Researchers at the Karolinska Institute in Sweden found that survivors of a heart attack have an increased risk of another heart attack if they have excess fat around their waists.
The findings, published in the European Journal of Preventive Cardiology, suggest that abdominal obesity not only increases the risk of a first heart attack or stroke, but also increases the risk of repeated attacks.
Keeping a healthy waistline therefore plays an important role in preventing future heart attacks and strokes.
Previous studies have shown that abdominal obesity is an important risk factor for a first heart attack.
So far, however, the association between abdominal obesity and the risk of subsequent heart attack or stroke is unclear.
The study is the largest and most definitive on the subject to date.
The researchers examined the relationship between abdominal obesity, as measured by waist circumference, and the risk of repeated cardiovascular events in 22,882 patients after their first heart attack.
The researchers looked specifically at events caused by clogged arteries, such as fatal and non-fatal heart attacks and strokes.
The majority of patients (78 percent of men and 90 percent of women) have abdominal obesity (94 centimeters or more for men and 80 centimeters or more for women).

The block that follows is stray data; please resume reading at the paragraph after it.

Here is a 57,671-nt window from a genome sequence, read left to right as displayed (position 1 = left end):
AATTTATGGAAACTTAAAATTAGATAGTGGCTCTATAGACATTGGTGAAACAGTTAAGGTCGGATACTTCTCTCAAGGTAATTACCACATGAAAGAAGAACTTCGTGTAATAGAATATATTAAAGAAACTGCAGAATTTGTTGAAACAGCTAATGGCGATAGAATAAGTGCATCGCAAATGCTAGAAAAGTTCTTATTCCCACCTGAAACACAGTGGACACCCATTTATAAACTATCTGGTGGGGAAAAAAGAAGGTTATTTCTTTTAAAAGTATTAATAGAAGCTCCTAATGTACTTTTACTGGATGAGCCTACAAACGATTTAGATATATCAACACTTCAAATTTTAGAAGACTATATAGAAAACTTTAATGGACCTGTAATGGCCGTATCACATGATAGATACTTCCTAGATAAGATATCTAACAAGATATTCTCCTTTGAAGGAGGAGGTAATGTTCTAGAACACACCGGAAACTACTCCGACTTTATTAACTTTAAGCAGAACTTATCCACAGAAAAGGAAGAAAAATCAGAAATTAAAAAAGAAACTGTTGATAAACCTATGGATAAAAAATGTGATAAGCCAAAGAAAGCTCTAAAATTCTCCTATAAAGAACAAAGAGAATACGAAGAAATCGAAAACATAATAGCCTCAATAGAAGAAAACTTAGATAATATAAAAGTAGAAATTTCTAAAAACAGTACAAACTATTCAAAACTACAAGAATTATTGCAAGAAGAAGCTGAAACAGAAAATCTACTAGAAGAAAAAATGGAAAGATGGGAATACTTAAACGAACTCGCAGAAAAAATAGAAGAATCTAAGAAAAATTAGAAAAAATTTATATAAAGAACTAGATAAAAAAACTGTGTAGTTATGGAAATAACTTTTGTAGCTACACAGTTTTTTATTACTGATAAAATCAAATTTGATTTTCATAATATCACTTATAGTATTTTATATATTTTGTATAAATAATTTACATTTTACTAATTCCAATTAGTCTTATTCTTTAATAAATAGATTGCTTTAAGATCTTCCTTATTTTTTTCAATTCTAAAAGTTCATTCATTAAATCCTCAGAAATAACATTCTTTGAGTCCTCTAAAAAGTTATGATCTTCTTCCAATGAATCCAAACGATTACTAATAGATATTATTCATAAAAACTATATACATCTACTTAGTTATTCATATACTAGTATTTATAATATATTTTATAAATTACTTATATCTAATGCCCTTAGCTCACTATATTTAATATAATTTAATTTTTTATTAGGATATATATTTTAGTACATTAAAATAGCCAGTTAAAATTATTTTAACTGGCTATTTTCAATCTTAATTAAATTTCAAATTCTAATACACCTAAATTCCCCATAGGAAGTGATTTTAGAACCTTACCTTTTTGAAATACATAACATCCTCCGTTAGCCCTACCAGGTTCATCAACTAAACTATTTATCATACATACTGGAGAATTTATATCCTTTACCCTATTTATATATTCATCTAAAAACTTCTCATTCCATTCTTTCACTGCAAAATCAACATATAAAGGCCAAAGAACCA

At a median follow-up of 3.8 years, 1232 men (7.3%) and 469 women (7.9%) experienced recurrent atherosclerotic cardiovascular events.
The analysis showed that increased abdominal obesity was independently associated with fatal and non-fatal heart attacks and strokes, and not with other risk factors (such as smoking, diabetes, high blood pressure, blood lipids and body mass index) and secondary prevention treatment.
Waist circumference was a more important indicator of relapsed events than overall obesity.
The relationship between waist circumference and recurrent events was stronger and more linear in men.
Among women, the relationship was U-shaped, meaning that women with moderate waistlines, not the smallest, had the lowest risk of recurrence.
It’s important to note that the median waist circumference for women in the study was higher than the traditionally accepted threshold for abdominal obesity (80 cm).